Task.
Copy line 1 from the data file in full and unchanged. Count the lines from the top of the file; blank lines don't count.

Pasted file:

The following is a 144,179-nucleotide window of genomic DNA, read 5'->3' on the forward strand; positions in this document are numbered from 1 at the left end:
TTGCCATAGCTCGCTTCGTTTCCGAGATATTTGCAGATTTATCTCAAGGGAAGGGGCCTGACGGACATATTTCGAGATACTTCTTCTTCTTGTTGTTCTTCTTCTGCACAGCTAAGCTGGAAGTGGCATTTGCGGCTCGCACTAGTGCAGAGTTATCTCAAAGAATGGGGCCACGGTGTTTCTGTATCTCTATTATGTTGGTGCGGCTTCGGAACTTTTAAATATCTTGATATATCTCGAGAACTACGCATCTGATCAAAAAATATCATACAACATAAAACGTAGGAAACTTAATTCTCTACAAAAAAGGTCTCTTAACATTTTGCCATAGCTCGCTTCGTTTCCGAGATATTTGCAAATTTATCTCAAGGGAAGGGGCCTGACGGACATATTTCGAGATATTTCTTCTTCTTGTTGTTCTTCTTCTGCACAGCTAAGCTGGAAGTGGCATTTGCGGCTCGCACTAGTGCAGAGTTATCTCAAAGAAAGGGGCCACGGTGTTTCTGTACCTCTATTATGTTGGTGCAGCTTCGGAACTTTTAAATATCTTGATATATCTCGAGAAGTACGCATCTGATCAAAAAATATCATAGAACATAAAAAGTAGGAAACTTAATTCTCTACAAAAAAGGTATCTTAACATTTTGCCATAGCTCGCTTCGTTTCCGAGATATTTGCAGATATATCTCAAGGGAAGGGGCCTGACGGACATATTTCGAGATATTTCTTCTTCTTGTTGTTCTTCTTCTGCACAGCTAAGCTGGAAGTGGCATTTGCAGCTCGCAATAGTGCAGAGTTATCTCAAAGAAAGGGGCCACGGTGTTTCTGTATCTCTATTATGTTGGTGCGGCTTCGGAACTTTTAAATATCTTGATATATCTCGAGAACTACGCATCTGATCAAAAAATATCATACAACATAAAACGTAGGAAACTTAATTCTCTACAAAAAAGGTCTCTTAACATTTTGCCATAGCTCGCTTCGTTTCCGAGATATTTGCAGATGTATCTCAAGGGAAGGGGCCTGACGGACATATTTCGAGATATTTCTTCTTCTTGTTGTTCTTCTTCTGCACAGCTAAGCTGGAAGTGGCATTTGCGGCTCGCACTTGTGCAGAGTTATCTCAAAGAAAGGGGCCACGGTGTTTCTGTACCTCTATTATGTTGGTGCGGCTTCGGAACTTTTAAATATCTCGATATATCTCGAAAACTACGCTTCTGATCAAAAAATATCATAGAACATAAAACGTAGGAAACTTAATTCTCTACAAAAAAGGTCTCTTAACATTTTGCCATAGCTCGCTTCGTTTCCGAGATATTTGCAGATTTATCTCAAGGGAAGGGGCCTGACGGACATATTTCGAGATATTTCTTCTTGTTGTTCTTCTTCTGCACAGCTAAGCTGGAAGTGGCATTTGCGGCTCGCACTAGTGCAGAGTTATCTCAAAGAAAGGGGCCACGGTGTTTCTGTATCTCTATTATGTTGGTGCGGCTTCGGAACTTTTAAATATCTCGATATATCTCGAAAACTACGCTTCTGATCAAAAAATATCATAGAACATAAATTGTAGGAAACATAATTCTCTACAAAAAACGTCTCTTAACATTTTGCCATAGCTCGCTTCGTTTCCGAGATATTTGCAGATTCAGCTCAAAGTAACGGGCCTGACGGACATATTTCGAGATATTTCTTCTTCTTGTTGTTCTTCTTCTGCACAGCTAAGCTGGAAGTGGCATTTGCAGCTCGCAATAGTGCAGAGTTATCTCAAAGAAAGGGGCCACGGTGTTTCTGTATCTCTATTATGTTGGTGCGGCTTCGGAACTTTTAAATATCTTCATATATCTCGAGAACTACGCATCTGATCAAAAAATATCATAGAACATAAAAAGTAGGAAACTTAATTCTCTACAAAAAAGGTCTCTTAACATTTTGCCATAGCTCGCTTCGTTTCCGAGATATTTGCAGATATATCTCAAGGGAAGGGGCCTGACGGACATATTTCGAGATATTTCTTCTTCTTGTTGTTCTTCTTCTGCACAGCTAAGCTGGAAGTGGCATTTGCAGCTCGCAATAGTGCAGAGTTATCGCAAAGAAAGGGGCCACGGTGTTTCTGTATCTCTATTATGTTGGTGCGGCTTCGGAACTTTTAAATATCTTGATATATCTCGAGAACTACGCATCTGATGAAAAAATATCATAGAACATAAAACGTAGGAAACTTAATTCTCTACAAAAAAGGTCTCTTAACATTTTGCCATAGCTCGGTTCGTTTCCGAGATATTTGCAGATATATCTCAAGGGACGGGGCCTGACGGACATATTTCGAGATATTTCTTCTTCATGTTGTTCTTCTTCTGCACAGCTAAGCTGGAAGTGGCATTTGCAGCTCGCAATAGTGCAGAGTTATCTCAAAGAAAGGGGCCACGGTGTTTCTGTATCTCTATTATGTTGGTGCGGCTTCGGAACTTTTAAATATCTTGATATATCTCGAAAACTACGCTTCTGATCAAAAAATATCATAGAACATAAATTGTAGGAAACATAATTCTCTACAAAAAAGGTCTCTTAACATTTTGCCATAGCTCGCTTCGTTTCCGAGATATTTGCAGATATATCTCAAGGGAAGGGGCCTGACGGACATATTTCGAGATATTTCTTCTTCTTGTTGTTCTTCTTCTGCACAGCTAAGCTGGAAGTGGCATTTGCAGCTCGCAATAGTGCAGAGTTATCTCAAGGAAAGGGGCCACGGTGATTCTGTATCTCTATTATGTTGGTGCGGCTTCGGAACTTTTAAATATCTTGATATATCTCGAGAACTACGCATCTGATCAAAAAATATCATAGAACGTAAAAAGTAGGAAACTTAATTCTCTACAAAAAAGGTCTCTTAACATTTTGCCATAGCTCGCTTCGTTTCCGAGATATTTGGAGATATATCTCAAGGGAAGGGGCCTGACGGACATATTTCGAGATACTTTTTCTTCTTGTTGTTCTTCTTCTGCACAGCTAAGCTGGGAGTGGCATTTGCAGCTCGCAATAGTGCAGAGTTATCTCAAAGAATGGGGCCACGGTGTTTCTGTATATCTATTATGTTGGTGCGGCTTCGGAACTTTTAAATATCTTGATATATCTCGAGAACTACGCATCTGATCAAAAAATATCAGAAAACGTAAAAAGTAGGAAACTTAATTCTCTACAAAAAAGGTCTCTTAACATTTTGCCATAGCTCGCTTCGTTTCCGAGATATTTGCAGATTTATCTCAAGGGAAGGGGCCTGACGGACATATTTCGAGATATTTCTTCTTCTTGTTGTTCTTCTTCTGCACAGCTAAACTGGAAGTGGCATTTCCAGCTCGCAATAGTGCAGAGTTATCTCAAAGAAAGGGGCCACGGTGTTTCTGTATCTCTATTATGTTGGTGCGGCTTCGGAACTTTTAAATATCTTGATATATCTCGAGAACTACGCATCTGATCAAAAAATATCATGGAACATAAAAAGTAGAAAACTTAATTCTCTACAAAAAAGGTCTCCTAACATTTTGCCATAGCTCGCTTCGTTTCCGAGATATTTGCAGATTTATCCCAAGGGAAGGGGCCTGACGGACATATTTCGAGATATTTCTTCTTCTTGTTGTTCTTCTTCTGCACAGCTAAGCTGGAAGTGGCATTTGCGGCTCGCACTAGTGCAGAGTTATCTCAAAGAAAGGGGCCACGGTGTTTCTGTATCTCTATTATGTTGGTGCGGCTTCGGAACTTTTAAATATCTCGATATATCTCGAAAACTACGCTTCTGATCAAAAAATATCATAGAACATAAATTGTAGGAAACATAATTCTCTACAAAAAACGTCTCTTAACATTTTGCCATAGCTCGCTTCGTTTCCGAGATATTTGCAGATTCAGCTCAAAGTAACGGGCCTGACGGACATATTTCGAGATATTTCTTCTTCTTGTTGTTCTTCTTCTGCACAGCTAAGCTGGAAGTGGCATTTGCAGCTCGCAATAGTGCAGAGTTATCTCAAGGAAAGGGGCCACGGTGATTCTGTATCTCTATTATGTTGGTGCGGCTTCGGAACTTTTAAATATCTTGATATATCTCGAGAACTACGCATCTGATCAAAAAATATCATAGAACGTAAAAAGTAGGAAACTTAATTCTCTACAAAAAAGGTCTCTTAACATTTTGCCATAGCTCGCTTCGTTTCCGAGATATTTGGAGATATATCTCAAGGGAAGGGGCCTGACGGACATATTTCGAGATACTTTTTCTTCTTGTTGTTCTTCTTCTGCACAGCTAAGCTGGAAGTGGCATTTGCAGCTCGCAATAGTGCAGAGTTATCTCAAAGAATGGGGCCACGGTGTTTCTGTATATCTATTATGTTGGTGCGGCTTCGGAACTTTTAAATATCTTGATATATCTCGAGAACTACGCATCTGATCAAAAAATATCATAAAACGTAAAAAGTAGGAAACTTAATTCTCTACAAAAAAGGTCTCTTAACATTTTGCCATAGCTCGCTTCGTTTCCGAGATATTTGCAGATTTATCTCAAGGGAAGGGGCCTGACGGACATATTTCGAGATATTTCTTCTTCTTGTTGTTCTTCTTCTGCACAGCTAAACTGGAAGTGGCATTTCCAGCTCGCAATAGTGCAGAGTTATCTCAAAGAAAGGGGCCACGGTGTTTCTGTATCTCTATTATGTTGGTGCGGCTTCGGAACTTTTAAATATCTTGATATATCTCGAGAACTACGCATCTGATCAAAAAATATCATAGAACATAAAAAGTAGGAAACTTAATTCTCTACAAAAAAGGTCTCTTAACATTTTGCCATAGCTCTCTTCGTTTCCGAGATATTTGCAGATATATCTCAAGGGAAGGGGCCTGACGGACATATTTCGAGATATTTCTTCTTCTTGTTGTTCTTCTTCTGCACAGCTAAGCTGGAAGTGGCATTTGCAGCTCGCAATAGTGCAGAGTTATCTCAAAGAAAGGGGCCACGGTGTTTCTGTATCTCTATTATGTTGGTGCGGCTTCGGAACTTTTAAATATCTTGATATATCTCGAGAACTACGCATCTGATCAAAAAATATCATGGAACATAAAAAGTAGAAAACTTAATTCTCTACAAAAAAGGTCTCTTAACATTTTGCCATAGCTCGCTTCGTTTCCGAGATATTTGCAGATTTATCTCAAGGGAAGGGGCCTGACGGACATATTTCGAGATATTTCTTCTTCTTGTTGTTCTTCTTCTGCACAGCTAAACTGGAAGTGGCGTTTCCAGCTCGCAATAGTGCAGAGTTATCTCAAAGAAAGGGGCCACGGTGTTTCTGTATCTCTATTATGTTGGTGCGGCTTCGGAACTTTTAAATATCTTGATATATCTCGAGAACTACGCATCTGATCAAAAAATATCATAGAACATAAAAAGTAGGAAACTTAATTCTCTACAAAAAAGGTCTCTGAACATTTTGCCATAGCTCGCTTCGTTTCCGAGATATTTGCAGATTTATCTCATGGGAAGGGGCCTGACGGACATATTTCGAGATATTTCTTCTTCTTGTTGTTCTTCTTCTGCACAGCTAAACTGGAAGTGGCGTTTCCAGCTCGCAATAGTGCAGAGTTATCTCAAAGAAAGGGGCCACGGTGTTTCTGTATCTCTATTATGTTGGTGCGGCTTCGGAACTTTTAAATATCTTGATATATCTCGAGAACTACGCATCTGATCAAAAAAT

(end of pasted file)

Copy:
The following is a 144,179-nucleotide window of genomic DNA, read 5'->3' on the forward strand; positions in this document are numbered from 1 at the left end: